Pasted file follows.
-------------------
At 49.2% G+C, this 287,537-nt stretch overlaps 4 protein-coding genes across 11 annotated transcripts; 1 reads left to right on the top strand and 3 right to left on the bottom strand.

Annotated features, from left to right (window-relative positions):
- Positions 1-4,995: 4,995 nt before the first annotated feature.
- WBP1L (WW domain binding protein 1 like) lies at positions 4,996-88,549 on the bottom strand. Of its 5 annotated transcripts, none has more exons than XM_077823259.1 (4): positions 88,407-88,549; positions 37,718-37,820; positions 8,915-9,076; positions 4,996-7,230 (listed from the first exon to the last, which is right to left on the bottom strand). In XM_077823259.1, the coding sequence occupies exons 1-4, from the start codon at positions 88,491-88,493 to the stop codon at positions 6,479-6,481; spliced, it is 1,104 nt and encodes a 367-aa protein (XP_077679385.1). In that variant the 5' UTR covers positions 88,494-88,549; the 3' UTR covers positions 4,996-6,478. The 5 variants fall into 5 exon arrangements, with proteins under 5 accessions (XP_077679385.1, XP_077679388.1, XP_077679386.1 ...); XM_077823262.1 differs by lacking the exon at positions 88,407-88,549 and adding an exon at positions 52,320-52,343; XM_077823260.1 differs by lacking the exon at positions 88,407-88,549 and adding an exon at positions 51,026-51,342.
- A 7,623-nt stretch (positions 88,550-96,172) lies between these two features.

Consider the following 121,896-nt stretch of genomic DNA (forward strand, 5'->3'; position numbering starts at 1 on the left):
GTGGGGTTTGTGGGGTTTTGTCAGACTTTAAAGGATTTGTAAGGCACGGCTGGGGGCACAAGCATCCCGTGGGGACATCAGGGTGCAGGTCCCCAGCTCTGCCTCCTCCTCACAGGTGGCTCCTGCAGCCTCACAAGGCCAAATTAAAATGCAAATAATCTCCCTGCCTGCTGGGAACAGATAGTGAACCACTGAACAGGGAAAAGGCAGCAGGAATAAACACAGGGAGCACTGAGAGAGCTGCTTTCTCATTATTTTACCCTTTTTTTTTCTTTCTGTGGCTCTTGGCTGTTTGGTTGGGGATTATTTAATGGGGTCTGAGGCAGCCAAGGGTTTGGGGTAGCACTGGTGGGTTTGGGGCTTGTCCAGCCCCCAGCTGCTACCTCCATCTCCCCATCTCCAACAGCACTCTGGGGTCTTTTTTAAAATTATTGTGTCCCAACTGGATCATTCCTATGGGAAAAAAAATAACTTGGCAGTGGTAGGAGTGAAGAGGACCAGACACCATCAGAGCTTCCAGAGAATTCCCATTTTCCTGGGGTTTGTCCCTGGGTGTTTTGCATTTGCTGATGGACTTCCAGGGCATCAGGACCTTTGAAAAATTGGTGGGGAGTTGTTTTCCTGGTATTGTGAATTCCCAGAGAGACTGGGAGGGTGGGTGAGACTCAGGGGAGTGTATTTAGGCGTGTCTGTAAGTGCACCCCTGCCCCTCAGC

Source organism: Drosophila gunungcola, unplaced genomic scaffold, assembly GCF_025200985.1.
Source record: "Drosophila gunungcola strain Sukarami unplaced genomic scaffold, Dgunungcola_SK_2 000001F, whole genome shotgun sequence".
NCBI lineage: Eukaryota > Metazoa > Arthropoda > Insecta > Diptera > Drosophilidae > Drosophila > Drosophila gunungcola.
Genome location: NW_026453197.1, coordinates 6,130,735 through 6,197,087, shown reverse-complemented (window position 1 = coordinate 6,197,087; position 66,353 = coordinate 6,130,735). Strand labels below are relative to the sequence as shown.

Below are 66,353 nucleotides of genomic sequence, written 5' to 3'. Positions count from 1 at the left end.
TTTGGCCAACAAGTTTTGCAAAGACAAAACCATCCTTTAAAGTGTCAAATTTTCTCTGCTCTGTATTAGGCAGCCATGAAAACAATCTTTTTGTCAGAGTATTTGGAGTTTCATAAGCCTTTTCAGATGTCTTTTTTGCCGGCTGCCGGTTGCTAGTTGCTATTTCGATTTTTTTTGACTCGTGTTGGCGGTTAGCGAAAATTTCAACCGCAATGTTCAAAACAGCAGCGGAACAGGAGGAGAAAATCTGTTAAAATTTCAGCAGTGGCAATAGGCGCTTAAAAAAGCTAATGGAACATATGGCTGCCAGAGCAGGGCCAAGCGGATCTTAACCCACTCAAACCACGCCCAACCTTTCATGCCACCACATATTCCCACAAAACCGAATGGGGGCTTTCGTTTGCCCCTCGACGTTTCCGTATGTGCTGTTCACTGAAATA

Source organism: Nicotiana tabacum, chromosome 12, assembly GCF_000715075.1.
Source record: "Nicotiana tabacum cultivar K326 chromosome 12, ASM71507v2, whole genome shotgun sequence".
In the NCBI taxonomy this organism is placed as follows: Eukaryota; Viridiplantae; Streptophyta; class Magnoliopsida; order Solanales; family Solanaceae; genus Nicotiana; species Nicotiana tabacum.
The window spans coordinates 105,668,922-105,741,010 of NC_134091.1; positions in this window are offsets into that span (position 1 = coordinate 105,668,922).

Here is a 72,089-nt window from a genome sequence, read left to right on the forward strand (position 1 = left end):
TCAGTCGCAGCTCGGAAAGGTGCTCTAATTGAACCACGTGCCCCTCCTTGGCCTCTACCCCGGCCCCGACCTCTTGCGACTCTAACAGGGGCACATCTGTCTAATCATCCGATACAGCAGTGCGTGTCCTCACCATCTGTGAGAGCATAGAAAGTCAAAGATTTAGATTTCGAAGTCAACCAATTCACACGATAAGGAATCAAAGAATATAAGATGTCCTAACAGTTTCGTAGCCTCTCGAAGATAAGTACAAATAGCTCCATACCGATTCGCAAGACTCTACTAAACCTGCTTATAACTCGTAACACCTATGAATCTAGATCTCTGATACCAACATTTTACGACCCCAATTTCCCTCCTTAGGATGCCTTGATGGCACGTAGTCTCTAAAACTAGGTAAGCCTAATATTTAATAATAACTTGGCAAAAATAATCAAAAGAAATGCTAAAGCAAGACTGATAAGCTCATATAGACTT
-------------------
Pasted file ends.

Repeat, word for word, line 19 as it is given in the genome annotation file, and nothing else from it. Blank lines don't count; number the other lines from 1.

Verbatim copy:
TCAGTCGCAGCTCGGAAAGGTGCTCTAATTGAACCACGTGCCCCTCCTTGGCCTCTACCCCGGCCCCGACCTCTTGCGACTCTAACAGGGGCACATCTGTCTAATCATCCGATACAGCAGTGCGTGTCCTCACCATCTGTGAGAGCATAGAAAGTCAAAGATTTAGATTTCGAAGTCAACCAATTCACACGATAAGGAATCAAAGAATATAAGATGTCCTAACAGTTTCGTAGCCTCTCGAAGATAAGTACAAATAGCTCCATACCGATTCGCAAGACTCTACTAAACCTGCTTATAACTCGTAACACCTATGAATCTAGATCTCTGATACCAACATTTTACGACCCCAATTTCCCTCCTTAGGATGCCTTGATGGCACGTAGTCTCTAAAACTAGGTAAGCCTAATATTTAATAATAACTTGGCAAAAATAATCAAAAGAAATGCTAAAGCAAGACTGATAAGCTCATATAGACTT